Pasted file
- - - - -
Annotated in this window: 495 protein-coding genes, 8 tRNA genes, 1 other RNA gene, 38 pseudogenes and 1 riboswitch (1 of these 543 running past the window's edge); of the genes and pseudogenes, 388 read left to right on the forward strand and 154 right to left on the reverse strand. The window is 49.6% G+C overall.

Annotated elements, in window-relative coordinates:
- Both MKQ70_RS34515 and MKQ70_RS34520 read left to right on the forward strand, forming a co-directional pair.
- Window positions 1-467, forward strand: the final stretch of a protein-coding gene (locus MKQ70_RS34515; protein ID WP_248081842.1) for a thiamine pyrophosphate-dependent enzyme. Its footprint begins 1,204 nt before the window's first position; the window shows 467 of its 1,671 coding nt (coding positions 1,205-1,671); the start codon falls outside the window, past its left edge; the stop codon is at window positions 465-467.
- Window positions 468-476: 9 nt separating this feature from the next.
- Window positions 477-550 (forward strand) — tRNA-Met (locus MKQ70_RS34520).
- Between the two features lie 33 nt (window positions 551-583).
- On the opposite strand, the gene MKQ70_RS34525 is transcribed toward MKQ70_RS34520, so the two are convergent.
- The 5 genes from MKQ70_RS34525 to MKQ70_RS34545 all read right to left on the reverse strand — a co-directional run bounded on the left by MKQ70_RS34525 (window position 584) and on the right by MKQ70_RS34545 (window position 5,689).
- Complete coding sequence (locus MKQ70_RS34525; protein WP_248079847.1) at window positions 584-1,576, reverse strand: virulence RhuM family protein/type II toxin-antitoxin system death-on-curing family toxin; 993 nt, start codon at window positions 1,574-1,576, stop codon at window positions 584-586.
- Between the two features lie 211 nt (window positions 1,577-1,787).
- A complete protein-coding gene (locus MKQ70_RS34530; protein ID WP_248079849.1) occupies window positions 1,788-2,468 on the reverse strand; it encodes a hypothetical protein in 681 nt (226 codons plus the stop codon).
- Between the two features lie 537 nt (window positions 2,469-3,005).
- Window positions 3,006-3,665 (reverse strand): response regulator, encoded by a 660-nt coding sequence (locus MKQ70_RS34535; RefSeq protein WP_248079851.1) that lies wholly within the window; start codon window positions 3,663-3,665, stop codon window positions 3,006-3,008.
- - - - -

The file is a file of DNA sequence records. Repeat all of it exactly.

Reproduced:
Annotated in this window: 495 protein-coding genes, 8 tRNA genes, 1 other RNA gene, 38 pseudogenes and 1 riboswitch (1 of these 543 running past the window's edge); of the genes and pseudogenes, 388 read left to right on the forward strand and 154 right to left on the reverse strand. The window is 49.6% G+C overall.

Annotated elements, in window-relative coordinates:
- Both MKQ70_RS34515 and MKQ70_RS34520 read left to right on the forward strand, forming a co-directional pair.
- Window positions 1-467, forward strand: the final stretch of a protein-coding gene (locus MKQ70_RS34515; protein ID WP_248081842.1) for a thiamine pyrophosphate-dependent enzyme. Its footprint begins 1,204 nt before the window's first position; the window shows 467 of its 1,671 coding nt (coding positions 1,205-1,671); the start codon falls outside the window, past its left edge; the stop codon is at window positions 465-467.
- Window positions 468-476: 9 nt separating this feature from the next.
- Window positions 477-550 (forward strand) — tRNA-Met (locus MKQ70_RS34520).
- Between the two features lie 33 nt (window positions 551-583).
- On the opposite strand, the gene MKQ70_RS34525 is transcribed toward MKQ70_RS34520, so the two are convergent.
- The 5 genes from MKQ70_RS34525 to MKQ70_RS34545 all read right to left on the reverse strand — a co-directional run bounded on the left by MKQ70_RS34525 (window position 584) and on the right by MKQ70_RS34545 (window position 5,689).
- Complete coding sequence (locus MKQ70_RS34525; protein WP_248079847.1) at window positions 584-1,576, reverse strand: virulence RhuM family protein/type II toxin-antitoxin system death-on-curing family toxin; 993 nt, start codon at window positions 1,574-1,576, stop codon at window positions 584-586.
- Between the two features lie 211 nt (window positions 1,577-1,787).
- A complete protein-coding gene (locus MKQ70_RS34530; protein ID WP_248079849.1) occupies window positions 1,788-2,468 on the reverse strand; it encodes a hypothetical protein in 681 nt (226 codons plus the stop codon).
- Between the two features lie 537 nt (window positions 2,469-3,005).
- Window positions 3,006-3,665 (reverse strand): response regulator, encoded by a 660-nt coding sequence (locus MKQ70_RS34535; RefSeq protein WP_248079851.1) that lies wholly within the window; start codon window positions 3,663-3,665, stop codon window positions 3,006-3,008.